I drive to work most days. It’s a silent drive, just me and my thoughts preparing for the day, the kind of thinking, praying, and planning that would ideally happen at home over a quick breakfast.
3. I am responsible for…
Copywriting on the fashion, beauty, and home team at a major South African retailer, writing content and other marketing materials. I report to a manager who does the same but manages bigger jobs and oversees all our team’s copy, and as the team’s head of content, she also acts as my editor.
4. I got the job …
Via Instagram, of all things! She reached out, and after a coffee or two, we were set. It sounds so informal, but she knew some of my work and they were only hiring a freelancer for a 3-month contract, which went so well we extended it to a really great 10 months. I’m a freelancer, but so far I’ve mainly been the kind referred to as a permalancer: generally working 3 to 6-month contracts or longer with one client, full time, to help fill a gap after a resignation or extended leave or to assist with the heavier workload at busy times of the year. You find work and work finds you in all sorts of ways, from word of mouth to formal invitations to interview for a role. I’ve done three rounds of interviews with HR, department heads and chief executives for some jobs, but I’ve also had one short meeting I didn’t really know was an interview that resulted in an offer the next day.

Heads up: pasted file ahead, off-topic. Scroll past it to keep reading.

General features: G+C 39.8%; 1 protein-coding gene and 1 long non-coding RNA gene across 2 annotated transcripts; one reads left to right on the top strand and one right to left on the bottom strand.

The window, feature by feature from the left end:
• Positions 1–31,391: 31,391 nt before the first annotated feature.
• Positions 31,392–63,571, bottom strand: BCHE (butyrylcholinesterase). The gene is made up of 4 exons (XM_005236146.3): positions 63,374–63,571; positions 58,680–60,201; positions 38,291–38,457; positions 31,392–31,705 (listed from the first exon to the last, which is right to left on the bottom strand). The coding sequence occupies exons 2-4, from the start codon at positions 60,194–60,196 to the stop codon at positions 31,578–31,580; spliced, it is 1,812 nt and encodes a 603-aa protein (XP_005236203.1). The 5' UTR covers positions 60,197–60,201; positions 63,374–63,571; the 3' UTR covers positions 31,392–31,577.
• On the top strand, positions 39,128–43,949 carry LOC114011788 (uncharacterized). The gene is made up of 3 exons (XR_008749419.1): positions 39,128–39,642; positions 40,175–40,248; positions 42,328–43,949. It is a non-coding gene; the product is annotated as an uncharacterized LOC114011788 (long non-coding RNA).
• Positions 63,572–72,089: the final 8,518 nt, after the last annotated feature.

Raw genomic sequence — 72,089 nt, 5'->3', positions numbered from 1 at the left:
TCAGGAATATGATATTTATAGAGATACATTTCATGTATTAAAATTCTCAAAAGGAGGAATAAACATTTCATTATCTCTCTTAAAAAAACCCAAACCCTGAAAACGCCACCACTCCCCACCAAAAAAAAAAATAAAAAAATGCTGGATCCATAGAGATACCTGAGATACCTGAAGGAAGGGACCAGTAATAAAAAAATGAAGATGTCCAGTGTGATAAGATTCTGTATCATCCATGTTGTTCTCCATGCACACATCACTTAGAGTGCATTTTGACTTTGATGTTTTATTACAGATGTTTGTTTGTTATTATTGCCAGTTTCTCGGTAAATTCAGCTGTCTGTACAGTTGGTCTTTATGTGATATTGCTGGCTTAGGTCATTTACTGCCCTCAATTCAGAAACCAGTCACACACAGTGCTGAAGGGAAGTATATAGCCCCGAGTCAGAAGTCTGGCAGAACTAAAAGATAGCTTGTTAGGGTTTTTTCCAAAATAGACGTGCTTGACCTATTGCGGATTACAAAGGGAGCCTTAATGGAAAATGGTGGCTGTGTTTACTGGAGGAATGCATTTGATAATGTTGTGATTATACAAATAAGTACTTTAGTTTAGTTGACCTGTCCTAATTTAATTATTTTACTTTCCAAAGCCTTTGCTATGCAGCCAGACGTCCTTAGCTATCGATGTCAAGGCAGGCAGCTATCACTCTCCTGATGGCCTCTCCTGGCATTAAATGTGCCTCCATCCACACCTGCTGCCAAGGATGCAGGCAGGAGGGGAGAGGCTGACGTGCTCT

I studied fashion design, and found it frustrating to plot a path forward — I wasn’t as good as I wanted to be, and through my studies, I found out how few options I would be qualified to pursue actually appealed to me. Of course, no one should expect to land a dream job right after graduating, but you want to pick something you can believe you’ll be good at! At the same time, I fell in love with everything else behind fashion’s curtain, through a short first-year internship at our local fashion week. I have always loved writing (and I’m better than average at it) so I decided to pursue media while finishing my design diploma (it would be equivalent to what you would call an associate degree, I think) and see how I feel about design in a few years. I worked to make my writing as professional and compelling as the work that inspired me, and it became clear that this was a good fit. My best grades throughout design school were in art & design history because the submissions were almost always essays.